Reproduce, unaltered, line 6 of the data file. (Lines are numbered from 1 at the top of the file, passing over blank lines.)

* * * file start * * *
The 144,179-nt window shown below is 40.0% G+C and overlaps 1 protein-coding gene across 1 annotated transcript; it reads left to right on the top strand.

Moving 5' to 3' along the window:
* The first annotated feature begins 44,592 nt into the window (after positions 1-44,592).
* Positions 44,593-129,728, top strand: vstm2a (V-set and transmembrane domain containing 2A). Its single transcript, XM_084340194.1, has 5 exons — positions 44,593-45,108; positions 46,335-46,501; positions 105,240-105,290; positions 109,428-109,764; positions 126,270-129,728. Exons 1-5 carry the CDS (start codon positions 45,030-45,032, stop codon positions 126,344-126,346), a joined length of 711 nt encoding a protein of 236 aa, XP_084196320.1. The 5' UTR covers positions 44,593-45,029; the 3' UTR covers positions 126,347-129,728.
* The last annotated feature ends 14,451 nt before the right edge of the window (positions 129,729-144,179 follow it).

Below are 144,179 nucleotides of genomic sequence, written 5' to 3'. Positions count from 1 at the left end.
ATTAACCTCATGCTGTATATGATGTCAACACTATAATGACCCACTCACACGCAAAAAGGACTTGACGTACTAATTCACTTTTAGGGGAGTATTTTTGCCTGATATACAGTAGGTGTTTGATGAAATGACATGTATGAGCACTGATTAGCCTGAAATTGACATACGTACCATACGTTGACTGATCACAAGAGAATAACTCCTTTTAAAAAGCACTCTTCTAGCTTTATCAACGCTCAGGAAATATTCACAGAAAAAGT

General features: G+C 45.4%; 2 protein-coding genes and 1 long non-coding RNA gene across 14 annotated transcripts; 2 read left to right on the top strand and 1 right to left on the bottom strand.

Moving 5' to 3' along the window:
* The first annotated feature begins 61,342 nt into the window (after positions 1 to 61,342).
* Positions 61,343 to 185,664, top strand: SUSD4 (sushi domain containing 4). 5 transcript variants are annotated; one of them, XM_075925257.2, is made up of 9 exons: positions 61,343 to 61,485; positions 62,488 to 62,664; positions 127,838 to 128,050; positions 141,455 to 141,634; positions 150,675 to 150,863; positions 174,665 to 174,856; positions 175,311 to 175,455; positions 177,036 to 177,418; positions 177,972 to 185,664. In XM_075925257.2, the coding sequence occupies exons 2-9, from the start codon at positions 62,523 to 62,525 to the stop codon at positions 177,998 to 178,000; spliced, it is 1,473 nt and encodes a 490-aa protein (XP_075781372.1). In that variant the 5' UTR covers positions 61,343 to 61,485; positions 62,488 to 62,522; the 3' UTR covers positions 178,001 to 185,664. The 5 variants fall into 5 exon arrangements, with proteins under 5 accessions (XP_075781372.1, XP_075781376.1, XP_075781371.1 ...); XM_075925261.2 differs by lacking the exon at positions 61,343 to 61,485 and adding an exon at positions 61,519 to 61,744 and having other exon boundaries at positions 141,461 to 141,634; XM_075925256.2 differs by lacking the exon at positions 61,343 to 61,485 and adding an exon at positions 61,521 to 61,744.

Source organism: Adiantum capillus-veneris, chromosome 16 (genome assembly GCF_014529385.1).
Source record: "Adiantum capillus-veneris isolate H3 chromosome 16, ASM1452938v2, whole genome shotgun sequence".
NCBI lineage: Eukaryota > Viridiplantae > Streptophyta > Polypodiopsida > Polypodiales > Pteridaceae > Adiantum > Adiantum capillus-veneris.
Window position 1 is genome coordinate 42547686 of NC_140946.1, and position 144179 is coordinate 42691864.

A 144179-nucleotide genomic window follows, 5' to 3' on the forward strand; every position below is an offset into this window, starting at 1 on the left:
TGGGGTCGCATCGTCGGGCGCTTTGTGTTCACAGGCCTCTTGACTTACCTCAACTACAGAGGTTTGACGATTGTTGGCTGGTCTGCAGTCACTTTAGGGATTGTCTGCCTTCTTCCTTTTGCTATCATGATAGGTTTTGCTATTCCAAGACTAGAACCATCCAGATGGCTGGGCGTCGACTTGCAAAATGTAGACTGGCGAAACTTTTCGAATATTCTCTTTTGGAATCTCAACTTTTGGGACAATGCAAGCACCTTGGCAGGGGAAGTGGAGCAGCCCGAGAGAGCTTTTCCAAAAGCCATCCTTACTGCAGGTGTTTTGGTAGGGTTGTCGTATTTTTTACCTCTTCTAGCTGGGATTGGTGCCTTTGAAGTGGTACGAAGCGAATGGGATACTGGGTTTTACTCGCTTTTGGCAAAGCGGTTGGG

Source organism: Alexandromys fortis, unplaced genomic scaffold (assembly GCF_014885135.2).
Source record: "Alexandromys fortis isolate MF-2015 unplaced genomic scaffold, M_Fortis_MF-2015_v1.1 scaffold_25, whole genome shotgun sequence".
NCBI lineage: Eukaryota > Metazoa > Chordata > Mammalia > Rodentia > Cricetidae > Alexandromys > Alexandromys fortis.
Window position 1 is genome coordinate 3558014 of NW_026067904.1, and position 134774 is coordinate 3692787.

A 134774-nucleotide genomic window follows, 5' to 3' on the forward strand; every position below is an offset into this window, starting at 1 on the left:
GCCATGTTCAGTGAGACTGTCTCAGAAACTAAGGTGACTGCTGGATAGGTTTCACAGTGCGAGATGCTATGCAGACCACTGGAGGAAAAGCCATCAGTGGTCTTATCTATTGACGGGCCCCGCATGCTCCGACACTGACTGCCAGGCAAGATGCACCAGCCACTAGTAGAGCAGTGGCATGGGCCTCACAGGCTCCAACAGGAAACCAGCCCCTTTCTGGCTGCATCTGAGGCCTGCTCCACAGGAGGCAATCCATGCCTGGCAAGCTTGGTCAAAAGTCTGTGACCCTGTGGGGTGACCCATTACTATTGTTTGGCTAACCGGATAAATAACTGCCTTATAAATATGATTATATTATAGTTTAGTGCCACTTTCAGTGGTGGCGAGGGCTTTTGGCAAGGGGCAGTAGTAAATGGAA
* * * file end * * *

Below are 144,179 nucleotides of genomic sequence, written 5' to 3'. Positions count from 1 at the left end.